We can see this pattern of building the wrong thing in technology, over and over again. The term “user friendlywas invented way back in 1972. Curiously, “user hostile” wasn’t invented until 1996, just before Microsoft’s infamous Clippy appeared in 1997. Clippy’s abrupt entre onto the desktops of the world indicated that technology “researchers” had no idea what they had made. Word famously exploded from what appeared to be a digital typewriter, to a swollen behemoth that did everything from create a newsletter to automate mailing labels. Pick a lane, people. Clippy was there to tell users how to make Microsoft Word work, but no one bothered to find out much less explain what Microsoft Word actually was.  Word is still so swollen that a new user today can credibly ask “What even IS this?”

Clippy the paperclip
Source: NYMag.com

Flash forward to today, and the so-called “lean startup” approach to building technology is really just a faster, even more facile way to ask “Does this work.” In reality, tech companies still don’t know, “What is this?” even after they’ve built a working prototype.

In my former role as a hiring manager at a major tech company, it took an average of 100 days to hire just one ethnographer and more often than not, the job remained open much longer than that. These are the very people who can tell us, “What is this?” The demand for these social scientists only grows. Yet, the tech industry as a whole has not yet figured out they need to ask “What is this?” before they build something.

Were tech companies to ask, “what is this,” they would learn the basic properties of their tools, their coherence, intelligibility, performance, and affordances. Instead, they are fully occupied with “does this work,” and create horrific blights on our collective consciousness like Tay, the racist AI Bot on the relatively innocuous end of the scale, and Compass, the racist parole algorithm at the full-on evil end of the scale.

Technologists do not know what they do not know. Ethnographers hope for the day when they can just ask “What is this” without worrying about whether it works, because it doesn’t even exist yet. But tech development continues apace.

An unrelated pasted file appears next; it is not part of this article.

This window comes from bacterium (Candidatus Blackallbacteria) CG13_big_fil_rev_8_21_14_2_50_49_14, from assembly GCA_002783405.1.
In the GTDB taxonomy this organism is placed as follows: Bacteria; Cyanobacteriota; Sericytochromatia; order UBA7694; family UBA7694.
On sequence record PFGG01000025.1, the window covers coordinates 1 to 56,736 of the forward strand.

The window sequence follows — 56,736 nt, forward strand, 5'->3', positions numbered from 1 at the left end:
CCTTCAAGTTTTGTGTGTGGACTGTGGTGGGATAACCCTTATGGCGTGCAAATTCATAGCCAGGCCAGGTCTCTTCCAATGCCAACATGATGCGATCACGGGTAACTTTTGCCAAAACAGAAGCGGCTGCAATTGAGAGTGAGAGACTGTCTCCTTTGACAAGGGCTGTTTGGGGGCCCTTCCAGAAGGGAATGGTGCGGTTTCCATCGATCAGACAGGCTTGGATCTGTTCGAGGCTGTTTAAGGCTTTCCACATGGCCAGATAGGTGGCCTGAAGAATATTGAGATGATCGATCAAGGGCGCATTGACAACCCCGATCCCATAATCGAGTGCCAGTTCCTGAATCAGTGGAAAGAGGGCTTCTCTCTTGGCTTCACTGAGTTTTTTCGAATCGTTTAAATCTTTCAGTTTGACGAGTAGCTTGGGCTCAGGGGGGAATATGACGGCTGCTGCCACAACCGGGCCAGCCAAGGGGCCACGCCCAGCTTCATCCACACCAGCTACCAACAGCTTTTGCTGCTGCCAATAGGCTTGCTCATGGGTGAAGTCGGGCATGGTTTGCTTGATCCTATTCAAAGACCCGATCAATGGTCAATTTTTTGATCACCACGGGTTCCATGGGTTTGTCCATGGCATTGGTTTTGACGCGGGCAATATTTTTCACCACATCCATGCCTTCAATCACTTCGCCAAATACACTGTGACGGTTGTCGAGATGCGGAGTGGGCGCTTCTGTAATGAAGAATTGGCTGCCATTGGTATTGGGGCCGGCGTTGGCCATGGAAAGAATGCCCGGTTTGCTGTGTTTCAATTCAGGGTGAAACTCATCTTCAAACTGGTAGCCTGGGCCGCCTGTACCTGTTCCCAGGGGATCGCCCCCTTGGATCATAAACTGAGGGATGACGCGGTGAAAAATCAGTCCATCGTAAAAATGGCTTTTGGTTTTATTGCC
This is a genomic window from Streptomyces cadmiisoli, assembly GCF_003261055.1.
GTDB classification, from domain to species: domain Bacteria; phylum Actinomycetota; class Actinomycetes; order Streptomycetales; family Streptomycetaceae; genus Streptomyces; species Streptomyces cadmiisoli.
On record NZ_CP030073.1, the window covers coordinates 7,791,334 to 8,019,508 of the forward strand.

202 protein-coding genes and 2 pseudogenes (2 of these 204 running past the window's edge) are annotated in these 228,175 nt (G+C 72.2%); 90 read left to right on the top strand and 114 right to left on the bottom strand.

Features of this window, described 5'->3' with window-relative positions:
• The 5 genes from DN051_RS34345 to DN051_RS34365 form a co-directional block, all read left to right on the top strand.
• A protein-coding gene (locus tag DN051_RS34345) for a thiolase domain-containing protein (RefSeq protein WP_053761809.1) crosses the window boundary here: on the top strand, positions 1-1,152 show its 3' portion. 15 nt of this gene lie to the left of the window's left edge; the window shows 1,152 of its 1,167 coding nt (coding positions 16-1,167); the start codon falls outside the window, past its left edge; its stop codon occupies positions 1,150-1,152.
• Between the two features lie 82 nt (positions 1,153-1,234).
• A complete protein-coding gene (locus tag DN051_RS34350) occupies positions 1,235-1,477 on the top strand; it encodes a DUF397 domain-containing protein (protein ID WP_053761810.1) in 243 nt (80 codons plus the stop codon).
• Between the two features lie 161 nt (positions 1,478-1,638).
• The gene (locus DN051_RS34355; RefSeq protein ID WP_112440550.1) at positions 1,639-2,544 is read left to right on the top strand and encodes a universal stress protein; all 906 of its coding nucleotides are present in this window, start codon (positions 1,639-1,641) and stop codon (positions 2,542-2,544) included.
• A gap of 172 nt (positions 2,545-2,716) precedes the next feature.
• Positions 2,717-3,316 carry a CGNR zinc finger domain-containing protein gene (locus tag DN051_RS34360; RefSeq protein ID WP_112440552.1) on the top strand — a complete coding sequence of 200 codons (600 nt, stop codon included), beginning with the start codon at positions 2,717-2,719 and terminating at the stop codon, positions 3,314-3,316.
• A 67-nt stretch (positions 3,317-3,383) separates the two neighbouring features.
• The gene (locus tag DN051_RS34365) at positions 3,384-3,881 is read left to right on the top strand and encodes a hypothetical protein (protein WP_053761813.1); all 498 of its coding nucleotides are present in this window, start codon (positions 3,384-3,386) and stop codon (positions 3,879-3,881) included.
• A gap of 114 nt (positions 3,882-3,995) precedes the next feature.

It’s time for ethnographers to stop this sad venture, and instead insist on asking: What IS this? Before another Tay, before another Compass. Technologists too must take responsibility because if we don’t, the 21st century will become even more technocentric, and even less intelligible. Let’s find out what’s going on before we build anything else.

The future of work: A designer’s reading list

Recently, I was asked to put together a list of reading for design students. These students are about to design something for emerging productivity needs. I looked through my academic database, I realized that much of what I’ve read is probably not appropriate for designers.

I mean, show me a designer who wants to read Marx, Weber, and Durkheim, and I’ll show you a budding sociologist!

So I changed tack. Below is the rough, popular reading list I came up with. These articles are no substitute for a robust reading of the research on work and technology, but it does reflect some of the major debates in the field.

It also is ripe for design solutions. There is tension. There are problems to solve. What problems would you solve, if you were designing for the future of work?

Understanding work in the 20th century: from hierarchy to what?

Stewart, Matthew. 2006. “The Management Myth: Most of management theory is inane, writes our correspondent, the founder of a consulting firm. If you want to success in business, don’t get an MBA. Study philosophy instead.” The Atlantic. http://www.theatlantic.com/magazine/archive/2006/06/the-management-myth/304883/